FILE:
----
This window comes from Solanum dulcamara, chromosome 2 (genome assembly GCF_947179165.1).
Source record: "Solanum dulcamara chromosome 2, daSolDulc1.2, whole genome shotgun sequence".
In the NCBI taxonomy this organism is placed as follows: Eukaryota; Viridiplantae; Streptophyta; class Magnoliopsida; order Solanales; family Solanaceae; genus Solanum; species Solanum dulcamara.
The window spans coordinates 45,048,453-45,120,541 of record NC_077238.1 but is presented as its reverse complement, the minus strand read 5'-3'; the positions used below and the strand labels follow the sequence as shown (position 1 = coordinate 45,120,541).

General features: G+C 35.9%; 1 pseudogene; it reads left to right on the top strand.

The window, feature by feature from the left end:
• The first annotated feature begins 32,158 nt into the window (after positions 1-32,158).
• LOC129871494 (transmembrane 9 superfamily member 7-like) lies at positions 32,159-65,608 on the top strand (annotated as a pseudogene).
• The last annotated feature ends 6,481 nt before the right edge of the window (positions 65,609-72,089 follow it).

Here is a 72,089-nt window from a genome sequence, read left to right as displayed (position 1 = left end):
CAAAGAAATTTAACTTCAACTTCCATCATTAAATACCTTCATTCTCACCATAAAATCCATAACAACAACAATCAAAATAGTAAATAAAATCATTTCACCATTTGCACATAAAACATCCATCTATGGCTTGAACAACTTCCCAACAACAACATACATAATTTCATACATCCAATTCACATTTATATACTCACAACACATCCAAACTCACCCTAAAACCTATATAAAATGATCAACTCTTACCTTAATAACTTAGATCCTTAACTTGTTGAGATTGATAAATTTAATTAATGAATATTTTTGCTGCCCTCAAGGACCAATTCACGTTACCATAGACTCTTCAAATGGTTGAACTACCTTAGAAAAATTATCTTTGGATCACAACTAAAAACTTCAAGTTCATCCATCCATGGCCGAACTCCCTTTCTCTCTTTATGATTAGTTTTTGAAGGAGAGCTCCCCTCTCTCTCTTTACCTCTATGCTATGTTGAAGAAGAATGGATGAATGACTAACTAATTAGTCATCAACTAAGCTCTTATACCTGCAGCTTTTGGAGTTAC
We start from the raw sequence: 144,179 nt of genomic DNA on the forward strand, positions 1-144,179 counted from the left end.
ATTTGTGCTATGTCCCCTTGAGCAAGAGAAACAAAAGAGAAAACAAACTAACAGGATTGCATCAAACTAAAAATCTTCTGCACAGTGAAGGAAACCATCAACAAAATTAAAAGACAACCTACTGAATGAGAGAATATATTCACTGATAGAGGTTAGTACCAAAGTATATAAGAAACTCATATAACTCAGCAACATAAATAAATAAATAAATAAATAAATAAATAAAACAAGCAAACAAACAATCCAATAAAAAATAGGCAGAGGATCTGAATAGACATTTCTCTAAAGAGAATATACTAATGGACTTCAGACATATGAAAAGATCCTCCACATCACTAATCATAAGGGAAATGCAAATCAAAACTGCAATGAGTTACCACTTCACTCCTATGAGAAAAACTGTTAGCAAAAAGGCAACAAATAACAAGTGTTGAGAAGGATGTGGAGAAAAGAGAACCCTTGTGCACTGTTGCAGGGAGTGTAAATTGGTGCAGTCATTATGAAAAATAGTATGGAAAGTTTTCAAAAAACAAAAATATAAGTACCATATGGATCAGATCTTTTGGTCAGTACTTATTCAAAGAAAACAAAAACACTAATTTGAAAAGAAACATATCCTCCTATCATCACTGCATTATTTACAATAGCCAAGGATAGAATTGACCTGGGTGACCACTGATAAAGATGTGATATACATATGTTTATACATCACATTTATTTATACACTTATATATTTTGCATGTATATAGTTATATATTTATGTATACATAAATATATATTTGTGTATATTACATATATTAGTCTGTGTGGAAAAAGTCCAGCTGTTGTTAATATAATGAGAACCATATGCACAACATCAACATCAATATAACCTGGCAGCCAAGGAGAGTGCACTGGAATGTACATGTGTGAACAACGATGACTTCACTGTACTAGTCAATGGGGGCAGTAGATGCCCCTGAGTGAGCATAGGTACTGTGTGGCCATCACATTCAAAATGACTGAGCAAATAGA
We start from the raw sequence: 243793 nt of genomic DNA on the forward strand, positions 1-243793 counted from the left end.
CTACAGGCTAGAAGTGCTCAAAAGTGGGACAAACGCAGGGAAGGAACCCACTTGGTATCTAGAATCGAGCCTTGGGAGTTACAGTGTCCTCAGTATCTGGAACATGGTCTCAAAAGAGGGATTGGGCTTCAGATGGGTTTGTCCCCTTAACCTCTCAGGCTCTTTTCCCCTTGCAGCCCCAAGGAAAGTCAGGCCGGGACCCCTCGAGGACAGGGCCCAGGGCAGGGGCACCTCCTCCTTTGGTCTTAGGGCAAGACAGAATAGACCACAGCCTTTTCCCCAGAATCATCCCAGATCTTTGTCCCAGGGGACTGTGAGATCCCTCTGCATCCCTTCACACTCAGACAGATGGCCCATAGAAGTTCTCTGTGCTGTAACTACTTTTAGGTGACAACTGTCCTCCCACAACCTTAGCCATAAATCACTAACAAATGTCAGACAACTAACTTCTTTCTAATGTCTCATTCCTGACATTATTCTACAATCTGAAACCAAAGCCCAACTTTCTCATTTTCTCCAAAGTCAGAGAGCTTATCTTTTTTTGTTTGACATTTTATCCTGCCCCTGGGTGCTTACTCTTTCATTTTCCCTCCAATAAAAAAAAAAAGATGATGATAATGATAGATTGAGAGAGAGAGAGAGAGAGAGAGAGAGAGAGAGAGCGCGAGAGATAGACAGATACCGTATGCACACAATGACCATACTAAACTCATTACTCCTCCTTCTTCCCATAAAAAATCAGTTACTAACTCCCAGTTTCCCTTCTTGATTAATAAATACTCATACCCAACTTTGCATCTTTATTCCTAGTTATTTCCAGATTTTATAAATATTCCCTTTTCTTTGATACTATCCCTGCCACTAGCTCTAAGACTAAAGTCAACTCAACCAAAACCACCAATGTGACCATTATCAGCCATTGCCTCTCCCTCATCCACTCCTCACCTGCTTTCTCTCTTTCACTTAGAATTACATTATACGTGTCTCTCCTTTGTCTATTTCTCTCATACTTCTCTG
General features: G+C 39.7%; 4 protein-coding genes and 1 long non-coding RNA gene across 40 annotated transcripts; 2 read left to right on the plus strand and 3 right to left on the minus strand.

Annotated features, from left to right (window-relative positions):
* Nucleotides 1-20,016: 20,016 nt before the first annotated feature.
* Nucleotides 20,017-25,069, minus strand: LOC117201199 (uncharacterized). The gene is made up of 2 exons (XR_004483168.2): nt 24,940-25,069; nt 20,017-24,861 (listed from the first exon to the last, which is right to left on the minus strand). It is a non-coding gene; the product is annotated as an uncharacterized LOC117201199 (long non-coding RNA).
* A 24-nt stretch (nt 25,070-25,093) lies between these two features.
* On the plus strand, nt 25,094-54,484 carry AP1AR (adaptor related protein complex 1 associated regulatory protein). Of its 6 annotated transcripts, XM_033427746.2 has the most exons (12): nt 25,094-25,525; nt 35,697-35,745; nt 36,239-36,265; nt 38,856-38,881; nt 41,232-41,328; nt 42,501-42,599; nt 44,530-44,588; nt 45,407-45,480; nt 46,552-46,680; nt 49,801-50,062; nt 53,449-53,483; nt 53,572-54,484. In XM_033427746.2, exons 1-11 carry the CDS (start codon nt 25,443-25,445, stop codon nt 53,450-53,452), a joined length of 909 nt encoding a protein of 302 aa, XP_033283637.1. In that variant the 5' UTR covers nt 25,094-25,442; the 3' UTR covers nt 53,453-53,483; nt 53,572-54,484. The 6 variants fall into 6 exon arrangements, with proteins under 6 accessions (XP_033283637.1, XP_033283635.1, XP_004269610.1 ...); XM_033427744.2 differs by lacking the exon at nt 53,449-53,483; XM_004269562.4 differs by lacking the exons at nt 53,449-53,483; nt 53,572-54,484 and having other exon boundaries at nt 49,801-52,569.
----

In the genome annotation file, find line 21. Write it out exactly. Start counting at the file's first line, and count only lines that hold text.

* On the plus strand, nt 25,094-54,484 carry AP1AR (adaptor related protein complex 1 associated regulatory protein). Of its 6 annotated transcripts, XM_033427746.2 has the most exons (12): nt 25,094-25,525; nt 35,697-35,745; nt 36,239-36,265; nt 38,856-38,881; nt 41,232-41,328; nt 42,501-42,599; nt 44,530-44,588; nt 45,407-45,480; nt 46,552-46,680; nt 49,801-50,062; nt 53,449-53,483; nt 53,572-54,484. In XM_033427746.2, exons 1-11 carry the CDS (start codon nt 25,443-25,445, stop codon nt 53,450-53,452), a joined length of 909 nt encoding a protein of 302 aa, XP_033283637.1. In that variant the 5' UTR covers nt 25,094-25,442; the 3' UTR covers nt 53,453-53,483; nt 53,572-54,484. The 6 variants fall into 6 exon arrangements, with proteins under 6 accessions (XP_033283637.1, XP_033283635.1, XP_004269610.1 ...); XM_033427744.2 differs by lacking the exon at nt 53,449-53,483; XM_004269562.4 differs by lacking the exons at nt 53,449-53,483; nt 53,572-54,484 and having other exon boundaries at nt 49,801-52,569.